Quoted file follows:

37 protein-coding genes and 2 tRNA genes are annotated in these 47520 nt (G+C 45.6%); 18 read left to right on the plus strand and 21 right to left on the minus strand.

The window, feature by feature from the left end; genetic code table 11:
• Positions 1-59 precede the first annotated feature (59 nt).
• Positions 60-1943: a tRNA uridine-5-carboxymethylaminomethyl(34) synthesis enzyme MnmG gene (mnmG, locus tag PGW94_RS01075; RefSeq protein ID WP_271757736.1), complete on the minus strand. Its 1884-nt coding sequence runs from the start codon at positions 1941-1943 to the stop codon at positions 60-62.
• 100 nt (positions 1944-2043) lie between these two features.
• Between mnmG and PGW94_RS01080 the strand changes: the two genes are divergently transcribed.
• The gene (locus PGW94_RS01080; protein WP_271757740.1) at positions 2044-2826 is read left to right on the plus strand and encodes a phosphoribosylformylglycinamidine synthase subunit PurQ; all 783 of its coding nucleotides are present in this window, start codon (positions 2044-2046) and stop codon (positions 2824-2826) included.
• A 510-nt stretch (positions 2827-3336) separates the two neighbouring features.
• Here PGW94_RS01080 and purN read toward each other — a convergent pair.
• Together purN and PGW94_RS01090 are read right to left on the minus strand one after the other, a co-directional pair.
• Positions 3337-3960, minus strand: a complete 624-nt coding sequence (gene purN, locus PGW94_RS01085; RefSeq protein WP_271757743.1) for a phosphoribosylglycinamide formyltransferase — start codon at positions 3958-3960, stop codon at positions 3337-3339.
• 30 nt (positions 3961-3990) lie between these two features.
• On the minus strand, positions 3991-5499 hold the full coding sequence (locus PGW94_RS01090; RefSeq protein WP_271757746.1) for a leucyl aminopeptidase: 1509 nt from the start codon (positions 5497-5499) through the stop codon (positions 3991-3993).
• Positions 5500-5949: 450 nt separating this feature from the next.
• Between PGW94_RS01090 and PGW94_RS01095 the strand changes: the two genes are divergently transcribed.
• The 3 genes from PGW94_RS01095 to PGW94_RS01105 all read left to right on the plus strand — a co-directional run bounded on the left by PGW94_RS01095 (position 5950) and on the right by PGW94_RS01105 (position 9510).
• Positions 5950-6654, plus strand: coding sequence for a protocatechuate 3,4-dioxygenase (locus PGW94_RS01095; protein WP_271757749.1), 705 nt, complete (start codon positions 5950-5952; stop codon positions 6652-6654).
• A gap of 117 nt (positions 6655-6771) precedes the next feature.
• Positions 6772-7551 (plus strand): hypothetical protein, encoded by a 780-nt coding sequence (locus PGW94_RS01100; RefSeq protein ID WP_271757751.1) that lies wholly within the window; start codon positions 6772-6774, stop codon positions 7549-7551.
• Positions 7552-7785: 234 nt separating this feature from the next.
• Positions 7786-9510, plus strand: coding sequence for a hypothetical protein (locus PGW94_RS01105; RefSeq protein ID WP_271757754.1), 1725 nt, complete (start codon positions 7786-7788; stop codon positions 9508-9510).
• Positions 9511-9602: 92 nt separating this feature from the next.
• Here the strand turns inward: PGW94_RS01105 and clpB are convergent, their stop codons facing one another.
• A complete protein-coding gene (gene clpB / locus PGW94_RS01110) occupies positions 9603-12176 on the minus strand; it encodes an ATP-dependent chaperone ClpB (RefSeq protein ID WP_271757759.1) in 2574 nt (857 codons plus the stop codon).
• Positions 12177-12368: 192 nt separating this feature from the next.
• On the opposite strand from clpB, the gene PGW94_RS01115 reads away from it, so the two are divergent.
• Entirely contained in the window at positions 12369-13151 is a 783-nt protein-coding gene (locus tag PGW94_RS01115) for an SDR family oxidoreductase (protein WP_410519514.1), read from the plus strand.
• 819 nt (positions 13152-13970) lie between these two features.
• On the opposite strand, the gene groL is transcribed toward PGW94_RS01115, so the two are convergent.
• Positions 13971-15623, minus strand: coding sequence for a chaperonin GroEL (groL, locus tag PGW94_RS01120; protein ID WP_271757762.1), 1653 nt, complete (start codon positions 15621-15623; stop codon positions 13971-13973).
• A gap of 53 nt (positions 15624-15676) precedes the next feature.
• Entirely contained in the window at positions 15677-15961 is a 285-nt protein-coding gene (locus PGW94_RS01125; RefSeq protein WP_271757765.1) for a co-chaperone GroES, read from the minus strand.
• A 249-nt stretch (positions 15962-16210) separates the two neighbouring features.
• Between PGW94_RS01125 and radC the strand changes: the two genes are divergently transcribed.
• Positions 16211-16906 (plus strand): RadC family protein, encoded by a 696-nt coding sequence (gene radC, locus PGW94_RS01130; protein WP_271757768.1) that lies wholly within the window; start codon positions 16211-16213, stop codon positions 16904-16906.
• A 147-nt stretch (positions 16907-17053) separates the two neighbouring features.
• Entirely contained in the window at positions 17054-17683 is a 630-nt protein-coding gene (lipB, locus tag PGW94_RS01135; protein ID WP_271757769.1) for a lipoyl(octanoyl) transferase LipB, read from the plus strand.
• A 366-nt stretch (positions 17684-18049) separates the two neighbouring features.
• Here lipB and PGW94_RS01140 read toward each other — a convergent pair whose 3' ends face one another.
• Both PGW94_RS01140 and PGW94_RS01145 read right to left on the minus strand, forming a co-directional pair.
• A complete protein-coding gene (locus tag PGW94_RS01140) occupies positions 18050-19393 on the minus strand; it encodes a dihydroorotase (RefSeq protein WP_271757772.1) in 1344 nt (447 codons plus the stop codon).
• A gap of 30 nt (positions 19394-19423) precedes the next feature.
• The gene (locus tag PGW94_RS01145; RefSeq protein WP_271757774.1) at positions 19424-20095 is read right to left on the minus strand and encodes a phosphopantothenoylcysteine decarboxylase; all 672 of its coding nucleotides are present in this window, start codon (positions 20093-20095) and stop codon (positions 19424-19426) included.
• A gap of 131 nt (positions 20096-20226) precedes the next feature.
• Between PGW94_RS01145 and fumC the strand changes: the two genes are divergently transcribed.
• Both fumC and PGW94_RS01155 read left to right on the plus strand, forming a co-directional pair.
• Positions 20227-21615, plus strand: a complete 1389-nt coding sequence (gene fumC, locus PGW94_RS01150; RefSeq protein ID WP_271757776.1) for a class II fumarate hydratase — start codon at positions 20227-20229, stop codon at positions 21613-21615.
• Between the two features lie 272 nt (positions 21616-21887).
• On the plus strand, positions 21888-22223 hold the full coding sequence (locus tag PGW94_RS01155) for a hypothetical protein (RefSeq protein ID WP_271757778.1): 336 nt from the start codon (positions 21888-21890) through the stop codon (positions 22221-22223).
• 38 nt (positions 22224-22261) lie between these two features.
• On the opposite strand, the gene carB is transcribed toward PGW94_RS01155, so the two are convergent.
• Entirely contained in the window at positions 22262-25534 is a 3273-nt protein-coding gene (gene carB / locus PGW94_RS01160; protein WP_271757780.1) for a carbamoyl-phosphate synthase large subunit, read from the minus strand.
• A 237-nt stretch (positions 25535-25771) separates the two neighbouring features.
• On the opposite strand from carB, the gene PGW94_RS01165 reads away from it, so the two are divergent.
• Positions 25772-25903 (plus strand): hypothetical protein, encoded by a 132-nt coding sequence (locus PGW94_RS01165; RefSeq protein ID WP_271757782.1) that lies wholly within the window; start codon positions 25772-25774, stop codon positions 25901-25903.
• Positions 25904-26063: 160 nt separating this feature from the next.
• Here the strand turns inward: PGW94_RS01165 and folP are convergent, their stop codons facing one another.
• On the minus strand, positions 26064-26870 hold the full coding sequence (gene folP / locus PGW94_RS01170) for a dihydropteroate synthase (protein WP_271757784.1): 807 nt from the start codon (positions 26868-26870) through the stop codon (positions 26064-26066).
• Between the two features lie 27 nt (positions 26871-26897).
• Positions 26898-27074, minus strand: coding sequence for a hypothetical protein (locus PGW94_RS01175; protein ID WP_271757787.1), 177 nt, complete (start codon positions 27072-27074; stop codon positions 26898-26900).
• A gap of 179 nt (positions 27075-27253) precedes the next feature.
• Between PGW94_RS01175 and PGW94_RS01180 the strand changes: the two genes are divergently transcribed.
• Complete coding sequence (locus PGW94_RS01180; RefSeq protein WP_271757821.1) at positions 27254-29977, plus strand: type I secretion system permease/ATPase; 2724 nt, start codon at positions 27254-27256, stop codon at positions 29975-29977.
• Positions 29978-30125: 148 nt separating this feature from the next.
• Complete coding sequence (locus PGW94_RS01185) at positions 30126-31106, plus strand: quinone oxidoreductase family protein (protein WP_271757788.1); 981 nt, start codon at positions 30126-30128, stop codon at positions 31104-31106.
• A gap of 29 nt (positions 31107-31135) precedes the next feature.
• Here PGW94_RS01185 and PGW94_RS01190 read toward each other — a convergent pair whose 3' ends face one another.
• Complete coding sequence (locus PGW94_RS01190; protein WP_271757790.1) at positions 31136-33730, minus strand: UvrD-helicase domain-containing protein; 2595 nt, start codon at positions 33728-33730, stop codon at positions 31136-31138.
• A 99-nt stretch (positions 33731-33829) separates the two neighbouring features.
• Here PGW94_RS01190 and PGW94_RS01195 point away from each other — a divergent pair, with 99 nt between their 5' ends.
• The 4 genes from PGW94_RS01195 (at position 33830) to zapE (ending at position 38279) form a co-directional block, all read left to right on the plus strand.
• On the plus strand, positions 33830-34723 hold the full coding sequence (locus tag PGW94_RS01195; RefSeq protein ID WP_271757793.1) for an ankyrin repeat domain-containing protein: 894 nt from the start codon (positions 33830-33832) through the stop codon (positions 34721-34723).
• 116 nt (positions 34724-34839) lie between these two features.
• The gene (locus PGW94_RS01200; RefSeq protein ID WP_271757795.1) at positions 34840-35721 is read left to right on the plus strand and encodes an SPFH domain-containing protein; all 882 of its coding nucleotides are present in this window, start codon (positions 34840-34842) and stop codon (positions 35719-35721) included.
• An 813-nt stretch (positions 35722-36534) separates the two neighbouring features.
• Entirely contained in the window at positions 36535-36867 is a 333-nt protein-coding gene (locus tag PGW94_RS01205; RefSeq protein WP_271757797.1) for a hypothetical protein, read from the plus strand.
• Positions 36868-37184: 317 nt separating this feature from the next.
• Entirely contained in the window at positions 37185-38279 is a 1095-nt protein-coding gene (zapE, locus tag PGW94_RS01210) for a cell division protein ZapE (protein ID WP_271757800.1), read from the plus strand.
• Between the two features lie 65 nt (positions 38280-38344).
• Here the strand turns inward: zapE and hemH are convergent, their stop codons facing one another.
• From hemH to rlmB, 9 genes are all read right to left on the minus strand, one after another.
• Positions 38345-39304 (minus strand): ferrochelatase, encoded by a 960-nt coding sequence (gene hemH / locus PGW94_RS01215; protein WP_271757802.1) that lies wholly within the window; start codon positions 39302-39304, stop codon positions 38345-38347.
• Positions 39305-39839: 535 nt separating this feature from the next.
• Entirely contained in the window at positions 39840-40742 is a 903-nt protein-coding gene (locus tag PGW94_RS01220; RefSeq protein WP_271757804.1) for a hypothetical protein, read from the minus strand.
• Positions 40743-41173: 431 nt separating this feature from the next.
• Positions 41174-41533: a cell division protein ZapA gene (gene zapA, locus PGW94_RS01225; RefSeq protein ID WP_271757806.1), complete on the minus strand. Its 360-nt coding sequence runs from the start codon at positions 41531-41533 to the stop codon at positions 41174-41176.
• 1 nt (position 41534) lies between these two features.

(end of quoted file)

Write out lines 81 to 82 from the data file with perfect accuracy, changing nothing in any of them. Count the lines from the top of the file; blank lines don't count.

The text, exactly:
• From hemH to rlmB, 9 genes are all read right to left on the minus strand, one after another.
• Positions 38345-39304 (minus strand): ferrochelatase, encoded by a 960-nt coding sequence (gene hemH / locus PGW94_RS01215; protein WP_271757802.1) that lies wholly within the window; start codon positions 39302-39304, stop codon positions 38345-38347.